The presidential election of late September 2019 adds further uncertainty to peace efforts. Previous elections have all led to months of political tensions, often over allegations of rigging and contested results. Whatever happened at the ballot box is likely to consume politicians’ energy and the public’s attention into 2020. The likelihood is low that the future government will be in a better position to garner greater national consensus behind peace talks and the Taliban’s inclusion in the country’s political order, meaning that the election should not be expected to open up new vistas for the peace process.

The coming months thus present reasons for both optimism and anxiety in Afghanistan.

The coming months thus present reasons for both optimism and anxiety in Afghanistan. If a U.S.-Taliban deal is reached soon and opens the door to crucial intra-Afghan talks, those talks would be a milestone, possibly the best opportunity at achieving peace in a generation. Yet no one should underestimate the complexity and fragility of such a process. Given the diversity of interests involved, many obstacles will have to be overcome for such a process – which undoubtedly will be chaotic – to succeed.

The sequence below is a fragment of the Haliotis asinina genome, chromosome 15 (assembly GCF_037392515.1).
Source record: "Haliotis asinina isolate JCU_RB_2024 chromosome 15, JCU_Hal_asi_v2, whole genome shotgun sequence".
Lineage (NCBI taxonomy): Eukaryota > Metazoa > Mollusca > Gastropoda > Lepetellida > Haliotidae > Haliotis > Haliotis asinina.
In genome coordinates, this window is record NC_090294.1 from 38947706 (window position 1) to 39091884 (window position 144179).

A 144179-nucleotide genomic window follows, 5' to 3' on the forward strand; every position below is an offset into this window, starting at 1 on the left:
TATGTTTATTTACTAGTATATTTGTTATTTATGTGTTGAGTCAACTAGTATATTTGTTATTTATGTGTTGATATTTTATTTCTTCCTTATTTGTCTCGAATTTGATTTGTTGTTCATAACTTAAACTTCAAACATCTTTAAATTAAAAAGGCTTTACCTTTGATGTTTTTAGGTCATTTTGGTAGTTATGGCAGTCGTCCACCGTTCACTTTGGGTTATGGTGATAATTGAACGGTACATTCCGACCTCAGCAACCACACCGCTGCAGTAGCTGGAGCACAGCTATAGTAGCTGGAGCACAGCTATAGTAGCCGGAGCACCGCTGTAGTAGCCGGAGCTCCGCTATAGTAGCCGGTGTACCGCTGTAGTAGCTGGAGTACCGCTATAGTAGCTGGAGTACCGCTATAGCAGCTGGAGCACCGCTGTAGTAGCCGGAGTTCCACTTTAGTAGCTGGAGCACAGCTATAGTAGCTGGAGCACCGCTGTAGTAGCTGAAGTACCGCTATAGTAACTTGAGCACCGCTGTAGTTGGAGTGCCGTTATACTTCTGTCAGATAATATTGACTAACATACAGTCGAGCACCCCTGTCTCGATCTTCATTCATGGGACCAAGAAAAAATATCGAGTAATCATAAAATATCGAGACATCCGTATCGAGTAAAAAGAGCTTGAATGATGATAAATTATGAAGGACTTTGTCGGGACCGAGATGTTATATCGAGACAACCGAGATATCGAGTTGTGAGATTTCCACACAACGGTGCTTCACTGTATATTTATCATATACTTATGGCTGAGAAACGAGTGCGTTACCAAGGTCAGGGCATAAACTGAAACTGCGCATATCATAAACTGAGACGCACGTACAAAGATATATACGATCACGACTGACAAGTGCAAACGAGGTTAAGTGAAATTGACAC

The priorities for the EU and its member states should thus be to encourage the resumption of U.S.-Taliban talks, press Washington to ensure that any deal with the Taliban sets the stage for intra-Afghan negotiations and do everything within their power to improve prospects for successful intra-Afghan talks.

In this light, the EU and European governments should support the EU Special Envoy’s efforts to open his own regular channel to the Taliban and look to expand on them. Regular contacts could allow European donors to show the Taliban that they remain committed to the Afghan people’s humanitarian and development needs, as well as to human rights, including those of women and girls. The idea of engaging in diplomatic contacts with the Taliban still generates resistance among politicians and civil society groups in Brussels and other European capitals. This opposition is understandable, given the Taliban’s track record, but the group’s military strength means that whatever course the U.S. follows, establishing regular contacts with the Taliban will be essential to protecting as best possible the well-being of Afghans in areas controlled by the group.

The EU should increase its monitoring of factionalism in the Afghan security forces and the activities of pro-government militias.